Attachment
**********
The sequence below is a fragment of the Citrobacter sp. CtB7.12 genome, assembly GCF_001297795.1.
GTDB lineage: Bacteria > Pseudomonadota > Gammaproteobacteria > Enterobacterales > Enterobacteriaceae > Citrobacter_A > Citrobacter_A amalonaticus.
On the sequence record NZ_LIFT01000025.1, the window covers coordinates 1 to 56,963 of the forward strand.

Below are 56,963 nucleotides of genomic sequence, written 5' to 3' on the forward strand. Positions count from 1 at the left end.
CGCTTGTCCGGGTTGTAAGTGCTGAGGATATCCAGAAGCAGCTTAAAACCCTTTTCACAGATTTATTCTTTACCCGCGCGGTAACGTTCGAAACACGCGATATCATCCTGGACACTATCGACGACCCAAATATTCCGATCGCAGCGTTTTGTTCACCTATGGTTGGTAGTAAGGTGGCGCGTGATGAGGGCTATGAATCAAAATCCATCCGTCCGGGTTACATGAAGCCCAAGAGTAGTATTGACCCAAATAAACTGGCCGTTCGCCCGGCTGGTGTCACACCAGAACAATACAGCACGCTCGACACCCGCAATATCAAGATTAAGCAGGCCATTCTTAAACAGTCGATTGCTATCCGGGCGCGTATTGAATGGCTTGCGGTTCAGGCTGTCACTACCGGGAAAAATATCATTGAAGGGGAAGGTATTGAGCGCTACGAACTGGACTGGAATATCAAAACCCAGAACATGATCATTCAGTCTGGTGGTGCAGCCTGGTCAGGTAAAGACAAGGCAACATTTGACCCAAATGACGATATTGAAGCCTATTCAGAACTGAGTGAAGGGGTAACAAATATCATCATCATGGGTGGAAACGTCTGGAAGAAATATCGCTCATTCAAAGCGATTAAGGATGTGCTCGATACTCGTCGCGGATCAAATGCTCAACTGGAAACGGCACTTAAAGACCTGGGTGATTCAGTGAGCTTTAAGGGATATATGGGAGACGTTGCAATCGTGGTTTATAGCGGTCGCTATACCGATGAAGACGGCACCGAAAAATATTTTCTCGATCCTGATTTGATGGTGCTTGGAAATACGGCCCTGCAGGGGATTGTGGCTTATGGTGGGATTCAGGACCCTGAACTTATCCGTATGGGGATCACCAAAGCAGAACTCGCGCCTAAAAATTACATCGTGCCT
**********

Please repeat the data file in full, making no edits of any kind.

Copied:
The sequence below is a fragment of the Citrobacter sp. CtB7.12 genome, assembly GCF_001297795.1.
GTDB lineage: Bacteria > Pseudomonadota > Gammaproteobacteria > Enterobacterales > Enterobacteriaceae > Citrobacter_A > Citrobacter_A amalonaticus.
On the sequence record NZ_LIFT01000025.1, the window covers coordinates 1 to 56,963 of the forward strand.

Below are 56,963 nucleotides of genomic sequence, written 5' to 3' on the forward strand. Positions count from 1 at the left end.
CGCTTGTCCGGGTTGTAAGTGCTGAGGATATCCAGAAGCAGCTTAAAACCCTTTTCACAGATTTATTCTTTACCCGCGCGGTAACGTTCGAAACACGCGATATCATCCTGGACACTATCGACGACCCAAATATTCCGATCGCAGCGTTTTGTTCACCTATGGTTGGTAGTAAGGTGGCGCGTGATGAGGGCTATGAATCAAAATCCATCCGTCCGGGTTACATGAAGCCCAAGAGTAGTATTGACCCAAATAAACTGGCCGTTCGCCCGGCTGGTGTCACACCAGAACAATACAGCACGCTCGACACCCGCAATATCAAGATTAAGCAGGCCATTCTTAAACAGTCGATTGCTATCCGGGCGCGTATTGAATGGCTTGCGGTTCAGGCTGTCACTACCGGGAAAAATATCATTGAAGGGGAAGGTATTGAGCGCTACGAACTGGACTGGAATATCAAAACCCAGAACATGATCATTCAGTCTGGTGGTGCAGCCTGGTCAGGTAAAGACAAGGCAACATTTGACCCAAATGACGATATTGAAGCCTATTCAGAACTGAGTGAAGGGGTAACAAATATCATCATCATGGGTGGAAACGTCTGGAAGAAATATCGCTCATTCAAAGCGATTAAGGATGTGCTCGATACTCGTCGCGGATCAAATGCTCAACTGGAAACGGCACTTAAAGACCTGGGTGATTCAGTGAGCTTTAAGGGATATATGGGAGACGTTGCAATCGTGGTTTATAGCGGTCGCTATACCGATGAAGACGGCACCGAAAAATATTTTCTCGATCCTGATTTGATGGTGCTTGGAAATACGGCCCTGCAGGGGATTGTGGCTTATGGTGGGATTCAGGACCCTGAACTTATCCGTATGGGGATCACCAAAGCAGAACTCGCGCCTAAAAATTACATCGTGCCT